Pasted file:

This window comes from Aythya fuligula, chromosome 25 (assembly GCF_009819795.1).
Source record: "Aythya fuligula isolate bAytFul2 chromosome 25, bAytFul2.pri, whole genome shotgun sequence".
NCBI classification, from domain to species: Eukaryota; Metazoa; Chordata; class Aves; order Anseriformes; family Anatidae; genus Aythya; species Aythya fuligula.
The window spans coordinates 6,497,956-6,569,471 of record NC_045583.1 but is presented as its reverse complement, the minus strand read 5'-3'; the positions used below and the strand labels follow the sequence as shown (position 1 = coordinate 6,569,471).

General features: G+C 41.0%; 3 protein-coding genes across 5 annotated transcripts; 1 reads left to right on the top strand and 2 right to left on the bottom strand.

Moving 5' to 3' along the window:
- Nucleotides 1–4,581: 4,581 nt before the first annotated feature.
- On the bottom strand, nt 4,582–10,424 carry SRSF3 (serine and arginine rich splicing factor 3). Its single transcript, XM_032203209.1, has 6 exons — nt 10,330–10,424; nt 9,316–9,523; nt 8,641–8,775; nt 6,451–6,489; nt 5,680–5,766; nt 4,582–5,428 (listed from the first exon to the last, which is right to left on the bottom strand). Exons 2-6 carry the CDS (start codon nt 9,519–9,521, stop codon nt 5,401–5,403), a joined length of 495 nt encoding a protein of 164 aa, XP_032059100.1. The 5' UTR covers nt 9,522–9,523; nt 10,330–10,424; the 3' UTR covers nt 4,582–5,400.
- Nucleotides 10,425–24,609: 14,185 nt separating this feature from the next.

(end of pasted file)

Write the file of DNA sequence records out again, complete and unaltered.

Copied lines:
This window comes from Aythya fuligula, chromosome 25 (assembly GCF_009819795.1).
Source record: "Aythya fuligula isolate bAytFul2 chromosome 25, bAytFul2.pri, whole genome shotgun sequence".
NCBI classification, from domain to species: Eukaryota; Metazoa; Chordata; class Aves; order Anseriformes; family Anatidae; genus Aythya; species Aythya fuligula.
The window spans coordinates 6,497,956-6,569,471 of record NC_045583.1 but is presented as its reverse complement, the minus strand read 5'-3'; the positions used below and the strand labels follow the sequence as shown (position 1 = coordinate 6,569,471).

General features: G+C 41.0%; 3 protein-coding genes across 5 annotated transcripts; 1 reads left to right on the top strand and 2 right to left on the bottom strand.

Moving 5' to 3' along the window:
- Nucleotides 1–4,581: 4,581 nt before the first annotated feature.
- On the bottom strand, nt 4,582–10,424 carry SRSF3 (serine and arginine rich splicing factor 3). Its single transcript, XM_032203209.1, has 6 exons — nt 10,330–10,424; nt 9,316–9,523; nt 8,641–8,775; nt 6,451–6,489; nt 5,680–5,766; nt 4,582–5,428 (listed from the first exon to the last, which is right to left on the bottom strand). Exons 2-6 carry the CDS (start codon nt 9,519–9,521, stop codon nt 5,401–5,403), a joined length of 495 nt encoding a protein of 164 aa, XP_032059100.1. The 5' UTR covers nt 9,522–9,523; nt 10,330–10,424; the 3' UTR covers nt 4,582–5,400.
- Nucleotides 10,425–24,609: 14,185 nt separating this feature from the next.